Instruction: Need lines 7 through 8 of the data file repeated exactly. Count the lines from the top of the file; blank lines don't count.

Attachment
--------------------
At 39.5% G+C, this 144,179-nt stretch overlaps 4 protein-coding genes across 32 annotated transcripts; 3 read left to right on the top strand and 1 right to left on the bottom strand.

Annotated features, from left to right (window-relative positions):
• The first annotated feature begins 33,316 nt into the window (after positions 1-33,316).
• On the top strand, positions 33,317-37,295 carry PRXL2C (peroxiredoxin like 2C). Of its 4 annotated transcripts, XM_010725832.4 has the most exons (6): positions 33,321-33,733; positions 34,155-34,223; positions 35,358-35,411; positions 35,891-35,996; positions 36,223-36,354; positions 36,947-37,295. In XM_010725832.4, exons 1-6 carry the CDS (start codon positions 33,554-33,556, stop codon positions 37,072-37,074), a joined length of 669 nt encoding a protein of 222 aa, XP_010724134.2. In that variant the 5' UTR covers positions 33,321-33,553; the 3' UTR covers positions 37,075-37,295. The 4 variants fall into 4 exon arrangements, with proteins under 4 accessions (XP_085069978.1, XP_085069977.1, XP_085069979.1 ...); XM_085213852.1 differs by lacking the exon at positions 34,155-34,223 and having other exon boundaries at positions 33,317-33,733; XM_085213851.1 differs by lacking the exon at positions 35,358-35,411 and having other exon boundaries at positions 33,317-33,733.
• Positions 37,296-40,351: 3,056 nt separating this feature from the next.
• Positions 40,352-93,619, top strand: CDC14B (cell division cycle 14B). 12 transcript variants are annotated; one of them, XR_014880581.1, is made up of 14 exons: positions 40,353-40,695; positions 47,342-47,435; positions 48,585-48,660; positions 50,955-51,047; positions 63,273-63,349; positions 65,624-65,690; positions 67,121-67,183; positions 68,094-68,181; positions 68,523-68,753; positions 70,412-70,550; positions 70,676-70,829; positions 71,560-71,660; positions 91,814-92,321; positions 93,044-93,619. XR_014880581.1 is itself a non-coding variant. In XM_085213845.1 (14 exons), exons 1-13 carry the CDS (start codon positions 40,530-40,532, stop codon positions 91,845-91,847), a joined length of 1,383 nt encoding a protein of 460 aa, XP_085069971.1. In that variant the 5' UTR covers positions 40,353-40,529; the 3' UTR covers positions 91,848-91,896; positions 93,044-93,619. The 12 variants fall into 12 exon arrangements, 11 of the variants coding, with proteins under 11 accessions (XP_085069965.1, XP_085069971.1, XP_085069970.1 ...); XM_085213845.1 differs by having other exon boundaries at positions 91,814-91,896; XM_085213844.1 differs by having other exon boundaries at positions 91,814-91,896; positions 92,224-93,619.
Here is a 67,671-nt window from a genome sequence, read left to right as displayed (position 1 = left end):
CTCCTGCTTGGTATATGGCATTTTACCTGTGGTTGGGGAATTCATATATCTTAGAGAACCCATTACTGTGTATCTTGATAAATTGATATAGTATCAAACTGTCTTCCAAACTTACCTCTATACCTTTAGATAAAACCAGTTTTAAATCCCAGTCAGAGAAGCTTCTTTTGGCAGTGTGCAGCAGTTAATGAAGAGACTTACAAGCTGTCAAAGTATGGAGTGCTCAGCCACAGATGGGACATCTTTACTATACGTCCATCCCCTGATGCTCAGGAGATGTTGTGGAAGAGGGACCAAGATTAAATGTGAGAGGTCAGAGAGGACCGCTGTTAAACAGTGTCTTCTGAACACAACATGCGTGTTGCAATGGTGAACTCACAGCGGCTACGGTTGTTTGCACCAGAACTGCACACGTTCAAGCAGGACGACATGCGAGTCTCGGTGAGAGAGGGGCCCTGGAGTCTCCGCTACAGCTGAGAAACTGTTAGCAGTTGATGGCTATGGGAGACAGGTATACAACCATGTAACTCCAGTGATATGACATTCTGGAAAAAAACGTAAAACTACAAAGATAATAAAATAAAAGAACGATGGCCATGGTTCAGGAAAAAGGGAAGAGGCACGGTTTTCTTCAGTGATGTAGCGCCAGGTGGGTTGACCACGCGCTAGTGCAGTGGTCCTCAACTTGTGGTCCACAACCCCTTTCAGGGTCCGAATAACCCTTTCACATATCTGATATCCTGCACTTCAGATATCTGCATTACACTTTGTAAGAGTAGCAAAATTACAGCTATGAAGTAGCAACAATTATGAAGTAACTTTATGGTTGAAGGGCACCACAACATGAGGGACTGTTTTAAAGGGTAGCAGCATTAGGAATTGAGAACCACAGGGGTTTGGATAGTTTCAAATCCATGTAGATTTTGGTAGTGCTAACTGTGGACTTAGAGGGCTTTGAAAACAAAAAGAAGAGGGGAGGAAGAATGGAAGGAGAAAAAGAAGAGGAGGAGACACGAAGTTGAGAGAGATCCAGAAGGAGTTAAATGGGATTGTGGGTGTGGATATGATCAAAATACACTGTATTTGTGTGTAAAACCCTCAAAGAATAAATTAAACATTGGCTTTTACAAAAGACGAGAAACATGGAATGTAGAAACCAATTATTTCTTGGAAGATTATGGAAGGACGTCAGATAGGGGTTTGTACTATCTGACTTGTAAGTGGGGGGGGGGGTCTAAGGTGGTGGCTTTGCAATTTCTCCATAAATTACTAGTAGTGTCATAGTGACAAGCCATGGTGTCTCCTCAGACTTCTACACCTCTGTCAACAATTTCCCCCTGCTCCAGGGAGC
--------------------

Here is a 67,671-nt window from a genome sequence, read left to right as displayed (position 1 = left end):
CTCCTGCTTGGTATATGGCATTTTACCTGTGGTTGGGGAATTCATATATCTTAGAGAACCCATTACTGTGTATCTTGATAAATTGATATAGTATCAAACTGTCTTCCAAACTTACCTCTATACCTTTAGATAAAACCAGTTTTAAATCCCAGTCAGAGAAGCTTCTTTTGGCAGTGTGCAGCAGTTAATGAAGAGACTTACAAGCTGTCAAAGTATGGAGTGCTCAGCCACAGATGGGACATCTTTACTATACGTCCATCCCCTGATGCTCAGGAGATGTTGTGGAAGAGGGACCAAGATTAAATGTGAGAGGTCAGAGAGGACCGCTGTTAAACAGTGTCTTCTGAACACAACATGCGTGTTGCAATGGTGAACTCACAGCGGCTACGGTTGTTTGCACCAGAACTGCACACGTTCAAGCAGGACGACATGCGAGTCTCGGTGAGAGAGGGGCCCTGGAGTCTCCGCTACAGCTGAGAAACTGTTAGCAGTTGATGGCTATGGGAGACAGGTATACAACCATGTAACTCCAGTGATATGACATTCTGGAAAAAAACGTAAAACTACAAAGATAATAAAATAAAAGAACGATGGCCATGGTTCAGGAAAAAGGGAAGAGGCACGGTTTTCTTCAGTGATGTAGCGCCAGGTGGGTTGACCACGCGCTAGTGCAGTGGTCCTCAACTTGTGGTCCACAACCCCTTTCAGGGTCCGAATAACCCTTTCACATATCTGATATCCTGCACTTCAGATATCTGCATTACACTTTGTAAGAGTAGCAAAATTACAGCTATGAAGTAGCAACAATTATGAAGTAACTTTATGGTTGAAGGGCACCACAACATGAGGGACTGTTTTAAAGGGTAGCAGCATTAGGAATTGAGAACCACAGGGGTTTGGATAGTTTCAAATCCATGTAGATTTTGGTAGTGCTAACTGTGGACTTAGAGGGCTTTGAAAACAAAAAGAAGAGGGGAGGAAGAATGGAAGGAGAAAAAGAAGAGGAGGAGACACGAAGTTGAGAGAGATCCAGAAGGAGTTAAATGGGATTGTGGGTGTGGATATGATCAAAATACACTGTATTTGTGTGTAAAACCCTCAAAGAATAAATTAAACATTGGCTTTTACAAAAGACGAGAAACATGGAATGTAGAAACCAATTATTTCTTGGAAGATTATGGAAGGACGTCAGATAGGGGTTTGTACTATCTGACTTGTAAGTGGGGGGGGGGGTCTAAGGTGGTGGCTTTGCAATTTCTCCATAAATTACTAGTAGTGTCATAGTGACAAGCCATGGTGTCTCCTCAGACTTCTACACCTCTGTCAACAATTTCCCCCTGCTCCAGGGAGC